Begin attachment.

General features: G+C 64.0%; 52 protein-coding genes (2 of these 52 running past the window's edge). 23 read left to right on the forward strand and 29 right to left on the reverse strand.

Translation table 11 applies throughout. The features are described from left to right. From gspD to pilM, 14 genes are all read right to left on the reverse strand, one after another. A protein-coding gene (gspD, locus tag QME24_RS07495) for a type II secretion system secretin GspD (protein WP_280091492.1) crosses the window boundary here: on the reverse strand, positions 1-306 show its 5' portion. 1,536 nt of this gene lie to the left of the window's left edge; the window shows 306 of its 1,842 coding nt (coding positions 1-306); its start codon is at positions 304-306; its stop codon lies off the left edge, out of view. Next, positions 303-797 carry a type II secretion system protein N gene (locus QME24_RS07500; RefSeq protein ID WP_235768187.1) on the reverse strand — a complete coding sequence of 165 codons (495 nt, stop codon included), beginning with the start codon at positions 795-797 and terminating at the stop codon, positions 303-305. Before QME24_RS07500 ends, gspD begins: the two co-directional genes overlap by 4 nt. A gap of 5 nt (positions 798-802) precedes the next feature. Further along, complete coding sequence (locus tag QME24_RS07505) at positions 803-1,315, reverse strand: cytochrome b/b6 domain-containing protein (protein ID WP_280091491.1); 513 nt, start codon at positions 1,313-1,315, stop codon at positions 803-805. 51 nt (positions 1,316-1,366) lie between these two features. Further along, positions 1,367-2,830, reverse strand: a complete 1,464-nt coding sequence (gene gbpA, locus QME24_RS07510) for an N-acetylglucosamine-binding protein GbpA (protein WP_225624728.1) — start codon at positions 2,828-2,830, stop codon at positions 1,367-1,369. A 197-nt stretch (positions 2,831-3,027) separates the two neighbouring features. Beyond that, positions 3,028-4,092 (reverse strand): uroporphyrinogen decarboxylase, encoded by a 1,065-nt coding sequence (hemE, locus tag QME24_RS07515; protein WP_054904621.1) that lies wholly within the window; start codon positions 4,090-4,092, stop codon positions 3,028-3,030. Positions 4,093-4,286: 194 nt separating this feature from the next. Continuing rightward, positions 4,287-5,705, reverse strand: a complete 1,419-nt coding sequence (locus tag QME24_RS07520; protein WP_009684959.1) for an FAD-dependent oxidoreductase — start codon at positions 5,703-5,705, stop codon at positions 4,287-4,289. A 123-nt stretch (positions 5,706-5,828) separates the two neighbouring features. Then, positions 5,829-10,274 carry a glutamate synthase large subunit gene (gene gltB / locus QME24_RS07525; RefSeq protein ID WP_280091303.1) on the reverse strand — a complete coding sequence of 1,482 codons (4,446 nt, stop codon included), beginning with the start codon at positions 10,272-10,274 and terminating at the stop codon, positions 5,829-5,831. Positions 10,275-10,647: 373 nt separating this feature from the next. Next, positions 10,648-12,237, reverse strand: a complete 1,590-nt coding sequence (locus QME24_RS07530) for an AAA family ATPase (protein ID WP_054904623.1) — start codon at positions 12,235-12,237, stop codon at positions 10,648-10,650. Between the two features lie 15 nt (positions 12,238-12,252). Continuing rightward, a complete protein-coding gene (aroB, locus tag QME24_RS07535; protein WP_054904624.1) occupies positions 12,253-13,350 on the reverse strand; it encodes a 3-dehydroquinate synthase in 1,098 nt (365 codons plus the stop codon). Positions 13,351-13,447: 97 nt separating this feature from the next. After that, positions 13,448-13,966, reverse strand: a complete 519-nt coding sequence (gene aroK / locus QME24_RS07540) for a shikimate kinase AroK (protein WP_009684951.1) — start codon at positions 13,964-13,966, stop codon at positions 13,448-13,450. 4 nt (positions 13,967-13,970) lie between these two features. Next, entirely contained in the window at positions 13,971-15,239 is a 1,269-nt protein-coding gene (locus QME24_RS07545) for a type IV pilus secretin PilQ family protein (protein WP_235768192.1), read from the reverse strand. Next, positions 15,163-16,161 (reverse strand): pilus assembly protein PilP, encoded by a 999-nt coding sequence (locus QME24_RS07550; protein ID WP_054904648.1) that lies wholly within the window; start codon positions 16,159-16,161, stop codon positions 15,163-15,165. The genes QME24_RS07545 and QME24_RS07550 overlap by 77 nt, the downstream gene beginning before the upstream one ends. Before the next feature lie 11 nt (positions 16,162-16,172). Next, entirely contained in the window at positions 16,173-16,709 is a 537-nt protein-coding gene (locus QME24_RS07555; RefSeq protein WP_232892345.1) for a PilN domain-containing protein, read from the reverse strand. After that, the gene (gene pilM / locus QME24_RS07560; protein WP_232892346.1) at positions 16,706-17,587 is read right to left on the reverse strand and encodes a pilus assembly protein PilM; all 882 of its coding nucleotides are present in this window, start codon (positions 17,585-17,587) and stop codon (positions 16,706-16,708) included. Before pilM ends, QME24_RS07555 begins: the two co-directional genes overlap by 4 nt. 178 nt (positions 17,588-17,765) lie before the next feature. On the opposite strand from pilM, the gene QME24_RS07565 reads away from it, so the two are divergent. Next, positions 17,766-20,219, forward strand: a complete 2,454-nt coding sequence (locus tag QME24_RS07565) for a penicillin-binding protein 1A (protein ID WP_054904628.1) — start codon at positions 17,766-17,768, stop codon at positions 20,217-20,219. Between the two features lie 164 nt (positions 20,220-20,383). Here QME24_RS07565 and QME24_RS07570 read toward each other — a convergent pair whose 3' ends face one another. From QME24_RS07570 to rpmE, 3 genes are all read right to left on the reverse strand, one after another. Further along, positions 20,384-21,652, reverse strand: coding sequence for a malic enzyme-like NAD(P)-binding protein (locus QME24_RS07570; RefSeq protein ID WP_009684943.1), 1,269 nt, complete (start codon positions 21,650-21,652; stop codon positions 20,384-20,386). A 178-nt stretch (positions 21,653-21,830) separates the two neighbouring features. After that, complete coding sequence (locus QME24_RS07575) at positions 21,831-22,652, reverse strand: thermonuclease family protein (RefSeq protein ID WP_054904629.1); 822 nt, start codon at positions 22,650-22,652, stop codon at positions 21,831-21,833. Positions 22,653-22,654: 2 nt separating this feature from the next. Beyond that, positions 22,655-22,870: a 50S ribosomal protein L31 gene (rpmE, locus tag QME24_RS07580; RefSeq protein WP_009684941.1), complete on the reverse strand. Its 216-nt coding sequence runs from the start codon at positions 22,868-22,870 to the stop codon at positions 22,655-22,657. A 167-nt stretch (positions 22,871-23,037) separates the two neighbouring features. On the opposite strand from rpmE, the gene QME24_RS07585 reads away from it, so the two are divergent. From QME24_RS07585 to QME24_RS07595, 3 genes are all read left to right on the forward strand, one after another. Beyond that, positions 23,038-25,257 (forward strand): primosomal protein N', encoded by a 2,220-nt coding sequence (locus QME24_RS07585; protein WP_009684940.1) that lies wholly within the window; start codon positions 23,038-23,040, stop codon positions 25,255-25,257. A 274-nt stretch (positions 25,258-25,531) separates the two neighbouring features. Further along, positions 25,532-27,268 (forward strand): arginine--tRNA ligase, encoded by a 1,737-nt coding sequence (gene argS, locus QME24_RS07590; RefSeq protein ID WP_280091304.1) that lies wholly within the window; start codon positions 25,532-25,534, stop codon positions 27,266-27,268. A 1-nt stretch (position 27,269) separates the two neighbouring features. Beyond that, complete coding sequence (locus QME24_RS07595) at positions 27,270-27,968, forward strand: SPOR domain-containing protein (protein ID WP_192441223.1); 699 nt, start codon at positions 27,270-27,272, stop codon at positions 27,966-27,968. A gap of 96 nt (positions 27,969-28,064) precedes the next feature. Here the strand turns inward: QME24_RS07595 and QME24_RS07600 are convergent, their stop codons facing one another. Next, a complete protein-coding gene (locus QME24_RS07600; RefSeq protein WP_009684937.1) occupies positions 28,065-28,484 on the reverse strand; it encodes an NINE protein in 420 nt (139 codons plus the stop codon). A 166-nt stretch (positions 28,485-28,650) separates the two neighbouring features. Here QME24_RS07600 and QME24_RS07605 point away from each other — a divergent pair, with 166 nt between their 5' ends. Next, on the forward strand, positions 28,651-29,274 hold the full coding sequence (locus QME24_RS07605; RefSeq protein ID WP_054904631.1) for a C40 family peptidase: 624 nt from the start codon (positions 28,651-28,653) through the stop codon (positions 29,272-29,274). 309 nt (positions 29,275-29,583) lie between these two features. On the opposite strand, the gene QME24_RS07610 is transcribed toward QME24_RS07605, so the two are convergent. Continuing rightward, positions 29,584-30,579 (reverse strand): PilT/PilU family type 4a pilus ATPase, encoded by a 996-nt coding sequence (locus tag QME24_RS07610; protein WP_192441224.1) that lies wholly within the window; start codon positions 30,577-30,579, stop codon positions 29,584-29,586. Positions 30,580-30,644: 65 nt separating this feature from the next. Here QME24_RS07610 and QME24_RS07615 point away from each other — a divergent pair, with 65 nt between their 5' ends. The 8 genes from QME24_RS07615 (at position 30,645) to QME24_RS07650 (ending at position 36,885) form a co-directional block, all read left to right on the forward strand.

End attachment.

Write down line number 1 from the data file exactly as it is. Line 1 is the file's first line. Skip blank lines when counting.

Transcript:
General features: G+C 64.0%; 52 protein-coding genes (2 of these 52 running past the window's edge). 23 read left to right on the forward strand and 29 right to left on the reverse strand.